By Veronika Meduna Veronika.Meduna@radionz.co.nz
‘Webs are an extension of their sensory system. They can tell all sorts of things about their world from the vibrations in their web.' _Anne Wignall
Spider courtship can be a deadly affair. As the smaller male enters the female’s web, he risks being mistaken for prey and eaten on the spot. Somehow, he has to convince her to delay her usual predatory response.
Unlike jumping spiders, whose vision is extraordinary, web-building spiders don’t see all that well. Instead, they rely on vibrations to make sense of their world and to communicate.
Anne Wignall, an evolutionary biologist at Massey University, has tuned into the courtship chatter of male Argiope spiders and found that they produce a vibratory shudder, perhaps the equivalent of a cautious knock on the door, as they enter the web of the object of their desires. The larger and usually aggressive female stops and listens out for more.
'We can pretty safely say that their main sense is vibration. All web-building spiders tend to have quite poor vision and they hang out in webs most of their time. Silk is a really excellent substrate for transmitting vibrations. Vibrations are physical movements of a substrate and it just passes easily through the web.'
Female spiders “read” the vibrations through slit sensors on their exoskeleton, mostly on their legs, and sensory hairs across their body. Their detection of minute oscillations is so accurate that they can even tell the weather.
“They can tell how windy it is because wind will produce this low-frequency noise in the web. They can detect prey struggling in the web, often how big the prey is or what type it might be, and they can listen to the courtship songs of males as they go into the web."
To decipher the spider talk, Ann uses a machine called a laser vibrometer, which sends out a laser beam that is reflected off a thread of silk. As the silk vibrates, the laser light changes and this signal is then converted into a sound file that she can listen to.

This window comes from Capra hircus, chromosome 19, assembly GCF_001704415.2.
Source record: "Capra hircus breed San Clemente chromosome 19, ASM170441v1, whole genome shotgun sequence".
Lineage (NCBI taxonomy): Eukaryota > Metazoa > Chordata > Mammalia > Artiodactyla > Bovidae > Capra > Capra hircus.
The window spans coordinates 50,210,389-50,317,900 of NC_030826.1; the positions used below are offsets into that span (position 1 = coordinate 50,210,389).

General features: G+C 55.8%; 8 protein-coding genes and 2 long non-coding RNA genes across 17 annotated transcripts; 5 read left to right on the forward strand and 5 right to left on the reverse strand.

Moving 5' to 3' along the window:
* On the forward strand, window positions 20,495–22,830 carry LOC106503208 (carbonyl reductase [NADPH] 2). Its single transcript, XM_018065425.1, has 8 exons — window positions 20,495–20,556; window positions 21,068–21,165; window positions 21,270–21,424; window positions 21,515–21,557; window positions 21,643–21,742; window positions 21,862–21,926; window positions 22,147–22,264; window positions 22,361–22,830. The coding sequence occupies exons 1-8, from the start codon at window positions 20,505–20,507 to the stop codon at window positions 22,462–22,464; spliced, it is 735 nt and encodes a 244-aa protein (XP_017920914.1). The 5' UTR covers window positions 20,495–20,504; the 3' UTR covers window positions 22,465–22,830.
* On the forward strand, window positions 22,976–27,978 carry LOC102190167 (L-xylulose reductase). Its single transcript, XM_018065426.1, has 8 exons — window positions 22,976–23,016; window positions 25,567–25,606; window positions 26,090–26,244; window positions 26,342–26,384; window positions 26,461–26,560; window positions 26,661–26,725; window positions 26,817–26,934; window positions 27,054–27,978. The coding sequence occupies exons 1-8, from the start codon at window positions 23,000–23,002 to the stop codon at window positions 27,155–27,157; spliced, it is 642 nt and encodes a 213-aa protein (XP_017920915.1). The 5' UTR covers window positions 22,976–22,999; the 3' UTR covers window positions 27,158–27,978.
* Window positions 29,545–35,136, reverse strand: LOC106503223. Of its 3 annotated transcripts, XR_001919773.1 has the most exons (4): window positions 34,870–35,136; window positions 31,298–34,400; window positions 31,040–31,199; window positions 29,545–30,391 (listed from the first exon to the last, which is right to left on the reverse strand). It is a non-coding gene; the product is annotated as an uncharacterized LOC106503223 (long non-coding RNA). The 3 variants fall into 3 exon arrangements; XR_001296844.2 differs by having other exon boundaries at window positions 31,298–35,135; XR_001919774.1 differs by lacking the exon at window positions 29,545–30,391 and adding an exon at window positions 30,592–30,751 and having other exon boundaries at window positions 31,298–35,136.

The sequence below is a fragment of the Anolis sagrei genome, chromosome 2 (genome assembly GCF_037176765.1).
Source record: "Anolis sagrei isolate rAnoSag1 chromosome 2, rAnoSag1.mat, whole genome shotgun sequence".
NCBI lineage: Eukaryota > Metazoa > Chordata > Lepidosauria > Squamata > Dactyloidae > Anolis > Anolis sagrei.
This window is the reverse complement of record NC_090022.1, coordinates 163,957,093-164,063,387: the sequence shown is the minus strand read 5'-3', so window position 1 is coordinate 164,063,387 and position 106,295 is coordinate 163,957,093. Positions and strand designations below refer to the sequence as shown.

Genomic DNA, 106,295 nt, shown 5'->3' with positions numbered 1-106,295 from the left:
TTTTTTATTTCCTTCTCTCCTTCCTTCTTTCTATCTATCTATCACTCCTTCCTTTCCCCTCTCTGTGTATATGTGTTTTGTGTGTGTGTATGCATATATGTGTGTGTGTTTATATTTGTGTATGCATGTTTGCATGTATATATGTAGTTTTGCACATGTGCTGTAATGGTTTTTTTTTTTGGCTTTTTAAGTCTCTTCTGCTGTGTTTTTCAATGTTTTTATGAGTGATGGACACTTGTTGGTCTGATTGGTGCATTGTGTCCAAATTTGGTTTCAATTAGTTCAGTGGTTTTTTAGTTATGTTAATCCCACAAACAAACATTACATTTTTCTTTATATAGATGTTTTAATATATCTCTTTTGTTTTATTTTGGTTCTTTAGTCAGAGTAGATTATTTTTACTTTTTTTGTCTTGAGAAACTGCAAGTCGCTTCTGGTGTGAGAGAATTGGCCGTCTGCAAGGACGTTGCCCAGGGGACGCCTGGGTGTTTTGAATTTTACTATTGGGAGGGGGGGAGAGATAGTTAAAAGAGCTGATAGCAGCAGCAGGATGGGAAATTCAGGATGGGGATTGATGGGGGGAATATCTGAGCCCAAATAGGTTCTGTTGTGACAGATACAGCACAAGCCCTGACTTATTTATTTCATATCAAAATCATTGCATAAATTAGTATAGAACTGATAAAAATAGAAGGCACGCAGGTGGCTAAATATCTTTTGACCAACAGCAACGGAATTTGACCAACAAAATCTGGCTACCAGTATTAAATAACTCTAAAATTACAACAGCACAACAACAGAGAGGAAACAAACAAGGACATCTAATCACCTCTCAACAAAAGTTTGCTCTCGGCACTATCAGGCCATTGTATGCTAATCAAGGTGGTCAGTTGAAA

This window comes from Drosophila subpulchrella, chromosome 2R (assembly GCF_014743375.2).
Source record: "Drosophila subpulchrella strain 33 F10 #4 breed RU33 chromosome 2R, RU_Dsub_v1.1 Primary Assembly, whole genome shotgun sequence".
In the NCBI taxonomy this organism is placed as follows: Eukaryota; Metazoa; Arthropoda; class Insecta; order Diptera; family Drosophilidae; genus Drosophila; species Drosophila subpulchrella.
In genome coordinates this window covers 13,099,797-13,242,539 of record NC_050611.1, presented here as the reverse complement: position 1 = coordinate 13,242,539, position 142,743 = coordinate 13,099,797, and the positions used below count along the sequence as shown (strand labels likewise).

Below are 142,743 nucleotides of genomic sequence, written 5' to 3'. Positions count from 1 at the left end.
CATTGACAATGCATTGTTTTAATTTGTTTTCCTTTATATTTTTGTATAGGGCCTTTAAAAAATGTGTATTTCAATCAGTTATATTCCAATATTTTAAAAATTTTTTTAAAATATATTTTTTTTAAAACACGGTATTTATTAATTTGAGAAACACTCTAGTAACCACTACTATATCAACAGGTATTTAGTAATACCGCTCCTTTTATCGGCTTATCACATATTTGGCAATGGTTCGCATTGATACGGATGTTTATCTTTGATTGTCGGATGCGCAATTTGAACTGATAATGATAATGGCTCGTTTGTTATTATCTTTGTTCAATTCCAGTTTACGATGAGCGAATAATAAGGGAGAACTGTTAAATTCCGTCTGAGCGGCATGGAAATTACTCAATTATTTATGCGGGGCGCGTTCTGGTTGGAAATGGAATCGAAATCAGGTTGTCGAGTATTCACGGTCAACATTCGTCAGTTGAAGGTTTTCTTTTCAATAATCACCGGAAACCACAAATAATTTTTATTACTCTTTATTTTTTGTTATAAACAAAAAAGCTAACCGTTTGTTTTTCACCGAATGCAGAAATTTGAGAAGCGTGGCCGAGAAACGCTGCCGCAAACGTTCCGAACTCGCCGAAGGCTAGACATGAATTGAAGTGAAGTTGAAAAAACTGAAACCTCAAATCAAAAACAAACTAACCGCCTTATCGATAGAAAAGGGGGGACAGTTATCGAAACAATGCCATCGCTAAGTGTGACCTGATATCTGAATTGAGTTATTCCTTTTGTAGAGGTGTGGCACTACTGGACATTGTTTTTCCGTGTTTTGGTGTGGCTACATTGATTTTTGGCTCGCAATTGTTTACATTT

A fly hitting a web sounds like a massive impact – a loud high-amplitude bang. “Once the spiders detect that in the web you often see them tense up and become really alert. They are listening for more information.”
The initial impact is like a signal, she says, while the later vibrations once the insect is caught give the spider more information about where in the web it was caught and how big it is. Unlike the messy, noisy vibrations of struggling prey, spider courtship signals are very deliberate and rhythmic movements. To a female spider, these repeated shudder vibrations deliver an instant message to say “don’t attack me, I’m not food, just wait for more information”.
Some predators use this finely tuned signalling to their advantage. There are some spiders and even one insect, the assassin bug, that have learned to pluck the silk to generate vibrations that mimic the small and tired movements of prey. Once the female pounces, expecting a meal, she becomes prey instead.
Anne Wignall says she now wants to hone in on particular aspects of the information the females are listening to, such as the males’ mating thread dance. “If things are going well, he’ll cut out a section of the female’s web, using his mouth to cut the silk threads, and he’ll build a single thread across that gap, called a mating thread. He’ll then hang upside from it and begin plucking it with his legs.”
To explore the finer details of vibration-based courtship communication, she uses an electromagnetic shaker – an instrument otherwise used by engineers to test bridges – to play back signals to females at different frequencies and amplitude, in the hope of deciphering the best pick-up lines.
Spider webs are thought to have evolved once insects started to fly. “But once spiders started building webs, the males had the pressure on them to go into the females’ predatory trap, which is a dangerous place to be. That affected how they communicate with the females … to identify themselves without being attacked.”
Experiments show that if you play back courtship vibrations of the wrong species of male into a female’s web, she will still respond appropriately and delay her predatory response.
'That’s quite amazing in terms of courtship signals because often we think of courtship as being this great division between species because it makes sure that you don’t end up mating with the wrong species. So this is interesting in terms of the evolution of communication in spiders.'